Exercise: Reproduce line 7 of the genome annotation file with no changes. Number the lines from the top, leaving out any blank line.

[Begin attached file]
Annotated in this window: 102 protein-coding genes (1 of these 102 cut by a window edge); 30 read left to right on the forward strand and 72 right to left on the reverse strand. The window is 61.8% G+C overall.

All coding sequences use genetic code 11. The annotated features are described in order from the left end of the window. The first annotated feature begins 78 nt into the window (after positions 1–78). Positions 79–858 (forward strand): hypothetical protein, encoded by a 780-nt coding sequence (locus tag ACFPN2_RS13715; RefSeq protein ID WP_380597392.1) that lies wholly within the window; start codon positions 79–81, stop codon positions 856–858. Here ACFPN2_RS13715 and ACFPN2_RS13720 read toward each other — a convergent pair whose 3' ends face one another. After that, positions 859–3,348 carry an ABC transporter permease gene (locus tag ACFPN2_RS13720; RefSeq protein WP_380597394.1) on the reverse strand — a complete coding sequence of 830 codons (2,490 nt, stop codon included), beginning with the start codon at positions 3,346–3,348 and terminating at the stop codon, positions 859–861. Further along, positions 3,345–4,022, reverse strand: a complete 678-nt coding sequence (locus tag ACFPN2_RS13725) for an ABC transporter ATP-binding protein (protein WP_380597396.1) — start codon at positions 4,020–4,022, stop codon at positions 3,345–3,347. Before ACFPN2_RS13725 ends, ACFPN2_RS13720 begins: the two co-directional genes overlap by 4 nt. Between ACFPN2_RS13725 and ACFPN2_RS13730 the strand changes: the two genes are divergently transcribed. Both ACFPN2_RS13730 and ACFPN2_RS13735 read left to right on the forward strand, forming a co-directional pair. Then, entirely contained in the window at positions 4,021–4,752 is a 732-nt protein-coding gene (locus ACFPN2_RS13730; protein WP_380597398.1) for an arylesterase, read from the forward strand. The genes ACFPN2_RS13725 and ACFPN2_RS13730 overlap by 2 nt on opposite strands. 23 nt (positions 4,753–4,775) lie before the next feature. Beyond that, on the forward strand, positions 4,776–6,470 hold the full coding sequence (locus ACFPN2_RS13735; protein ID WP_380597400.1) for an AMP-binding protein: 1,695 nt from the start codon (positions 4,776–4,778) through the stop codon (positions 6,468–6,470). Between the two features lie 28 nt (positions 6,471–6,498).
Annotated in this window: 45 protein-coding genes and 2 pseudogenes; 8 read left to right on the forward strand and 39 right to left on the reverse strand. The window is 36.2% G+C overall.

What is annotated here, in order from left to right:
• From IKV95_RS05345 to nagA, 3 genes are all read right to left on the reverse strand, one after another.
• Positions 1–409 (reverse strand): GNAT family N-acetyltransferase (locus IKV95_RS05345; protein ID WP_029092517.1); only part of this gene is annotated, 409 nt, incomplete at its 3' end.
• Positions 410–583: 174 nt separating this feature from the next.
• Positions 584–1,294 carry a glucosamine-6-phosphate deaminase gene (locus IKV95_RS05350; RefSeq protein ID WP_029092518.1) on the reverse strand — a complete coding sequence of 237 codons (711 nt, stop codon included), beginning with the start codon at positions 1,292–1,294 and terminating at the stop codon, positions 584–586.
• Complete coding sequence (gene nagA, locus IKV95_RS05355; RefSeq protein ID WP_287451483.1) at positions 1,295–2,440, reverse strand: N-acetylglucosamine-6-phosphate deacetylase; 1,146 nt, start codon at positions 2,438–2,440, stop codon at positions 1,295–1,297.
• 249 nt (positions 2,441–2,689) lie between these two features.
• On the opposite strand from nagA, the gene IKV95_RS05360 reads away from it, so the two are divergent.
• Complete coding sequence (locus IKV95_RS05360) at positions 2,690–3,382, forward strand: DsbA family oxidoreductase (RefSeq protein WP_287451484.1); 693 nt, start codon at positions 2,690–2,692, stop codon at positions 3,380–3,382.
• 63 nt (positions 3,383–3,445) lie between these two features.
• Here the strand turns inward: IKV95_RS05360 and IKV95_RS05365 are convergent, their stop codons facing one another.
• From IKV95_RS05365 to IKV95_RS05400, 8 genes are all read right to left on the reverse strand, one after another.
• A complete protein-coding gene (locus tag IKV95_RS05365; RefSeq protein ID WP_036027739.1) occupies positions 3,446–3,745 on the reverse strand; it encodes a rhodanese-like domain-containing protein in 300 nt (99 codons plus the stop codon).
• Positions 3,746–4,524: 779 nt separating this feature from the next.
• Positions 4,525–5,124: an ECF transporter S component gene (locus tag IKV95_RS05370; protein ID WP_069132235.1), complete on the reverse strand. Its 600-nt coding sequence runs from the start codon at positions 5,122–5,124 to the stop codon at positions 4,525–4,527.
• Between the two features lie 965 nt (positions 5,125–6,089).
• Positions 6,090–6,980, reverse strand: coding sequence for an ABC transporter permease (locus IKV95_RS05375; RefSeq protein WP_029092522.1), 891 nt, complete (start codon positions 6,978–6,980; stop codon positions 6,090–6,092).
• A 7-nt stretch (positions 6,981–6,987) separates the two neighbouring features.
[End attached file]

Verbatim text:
• Positions 410–583: 174 nt separating this feature from the next.